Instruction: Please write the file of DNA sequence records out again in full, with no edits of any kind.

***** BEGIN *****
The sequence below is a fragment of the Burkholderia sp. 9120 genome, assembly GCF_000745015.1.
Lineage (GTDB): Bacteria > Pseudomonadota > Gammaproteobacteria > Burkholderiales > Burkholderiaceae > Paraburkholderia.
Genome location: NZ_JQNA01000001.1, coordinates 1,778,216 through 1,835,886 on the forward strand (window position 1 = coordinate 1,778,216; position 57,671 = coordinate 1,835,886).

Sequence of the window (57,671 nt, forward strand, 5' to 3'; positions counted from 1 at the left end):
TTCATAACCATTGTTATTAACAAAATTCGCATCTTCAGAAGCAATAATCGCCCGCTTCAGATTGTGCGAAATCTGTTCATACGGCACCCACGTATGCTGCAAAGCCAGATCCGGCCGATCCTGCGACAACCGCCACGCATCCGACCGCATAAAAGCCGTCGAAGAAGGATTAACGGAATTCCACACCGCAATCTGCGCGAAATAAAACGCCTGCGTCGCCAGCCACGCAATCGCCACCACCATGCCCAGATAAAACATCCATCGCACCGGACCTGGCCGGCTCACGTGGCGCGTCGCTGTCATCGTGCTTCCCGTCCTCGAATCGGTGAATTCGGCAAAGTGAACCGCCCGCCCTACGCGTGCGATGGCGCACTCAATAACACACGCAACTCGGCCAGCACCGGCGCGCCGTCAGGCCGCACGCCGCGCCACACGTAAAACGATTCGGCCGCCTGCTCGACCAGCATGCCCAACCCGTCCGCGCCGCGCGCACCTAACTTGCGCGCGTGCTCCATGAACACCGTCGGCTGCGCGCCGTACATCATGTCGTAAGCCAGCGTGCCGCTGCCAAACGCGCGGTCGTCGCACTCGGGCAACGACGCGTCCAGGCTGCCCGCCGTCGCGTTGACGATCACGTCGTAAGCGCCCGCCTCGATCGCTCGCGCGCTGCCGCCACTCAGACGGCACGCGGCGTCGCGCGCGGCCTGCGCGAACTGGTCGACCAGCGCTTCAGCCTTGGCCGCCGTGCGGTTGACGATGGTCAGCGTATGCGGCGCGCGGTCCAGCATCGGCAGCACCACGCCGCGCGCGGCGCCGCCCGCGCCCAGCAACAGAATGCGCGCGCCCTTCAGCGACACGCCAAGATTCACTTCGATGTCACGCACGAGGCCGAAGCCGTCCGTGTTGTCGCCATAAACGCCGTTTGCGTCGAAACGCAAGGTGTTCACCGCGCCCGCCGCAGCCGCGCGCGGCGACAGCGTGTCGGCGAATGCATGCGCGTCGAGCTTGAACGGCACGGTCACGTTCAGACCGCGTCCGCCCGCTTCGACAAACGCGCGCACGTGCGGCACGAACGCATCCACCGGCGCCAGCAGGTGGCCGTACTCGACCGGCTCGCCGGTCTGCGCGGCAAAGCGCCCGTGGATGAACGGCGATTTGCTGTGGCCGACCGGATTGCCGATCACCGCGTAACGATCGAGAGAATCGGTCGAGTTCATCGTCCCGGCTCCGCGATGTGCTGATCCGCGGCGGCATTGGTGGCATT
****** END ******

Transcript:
The sequence below is a fragment of the Burkholderia sp. 9120 genome, assembly GCF_000745015.1.
Lineage (GTDB): Bacteria > Pseudomonadota > Gammaproteobacteria > Burkholderiales > Burkholderiaceae > Paraburkholderia.
Genome location: NZ_JQNA01000001.1, coordinates 1,778,216 through 1,835,886 on the forward strand (window position 1 = coordinate 1,778,216; position 57,671 = coordinate 1,835,886).

Sequence of the window (57,671 nt, forward strand, 5' to 3'; positions counted from 1 at the left end):
TTCATAACCATTGTTATTAACAAAATTCGCATCTTCAGAAGCAATAATCGCCCGCTTCAGATTGTGCGAAATCTGTTCATACGGCACCCACGTATGCTGCAAAGCCAGATCCGGCCGATCCTGCGACAACCGCCACGCATCCGACCGCATAAAAGCCGTCGAAGAAGGATTAACGGAATTCCACACCGCAATCTGCGCGAAATAAAACGCCTGCGTCGCCAGCCACGCAATCGCCACCACCATGCCCAGATAAAACATCCATCGCACCGGACCTGGCCGGCTCACGTGGCGCGTCGCTGTCATCGTGCTTCCCGTCCTCGAATCGGTGAATTCGGCAAAGTGAACCGCCCGCCCTACGCGTGCGATGGCGCACTCAATAACACACGCAACTCGGCCAGCACCGGCGCGCCGTCAGGCCGCACGCCGCGCCACACGTAAAACGATTCGGCCGCCTGCTCGACCAGCATGCCCAACCCGTCCGCGCCGCGCGCACCTAACTTGCGCGCGTGCTCCATGAACACCGTCGGCTGCGCGCCGTACATCATGTCGTAAGCCAGCGTGCCGCTGCCAAACGCGCGGTCGTCGCACTCGGGCAACGACGCGTCCAGGCTGCCCGCCGTCGCGTTGACGATCACGTCGTAAGCGCCCGCCTCGATCGCTCGCGCGCTGCCGCCACTCAGACGGCACGCGGCGTCGCGCGCGGCCTGCGCGAACTGGTCGACCAGCGCTTCAGCCTTGGCCGCCGTGCGGTTGACGATGGTCAGCGTATGCGGCGCGCGGTCCAGCATCGGCAGCACCACGCCGCGCGCGGCGCCGCCCGCGCCCAGCAACAGAATGCGCGCGCCCTTCAGCGACACGCCAAGATTCACTTCGATGTCACGCACGAGGCCGAAGCCGTCCGTGTTGTCGCCATAAACGCCGTTTGCGTCGAAACGCAAGGTGTTCACCGCGCCCGCCGCAGCCGCGCGCGGCGACAGCGTGTCGGCGAATGCATGCGCGTCGAGCTTGAACGGCACGGTCACGTTCAGACCGCGTCCGCCCGCTTCGACAAACGCGCGCACGTGCGGCACGAACGCATCCACCGGCGCCAGCAGGTGGCCGTACTCGACCGGCTCGCCGGTCTGCGCGGCAAAGCGCCCGTGGATGAACGGCGATTTGCTGTGGCCGACCGGATTGCCGATCACCGCGTAACGATCGAGAGAATCGGTCGAGTTCATCGTCCCGGCTCCGCGATGTGCTGATCCGCGGCGGCATTGGTGGCATT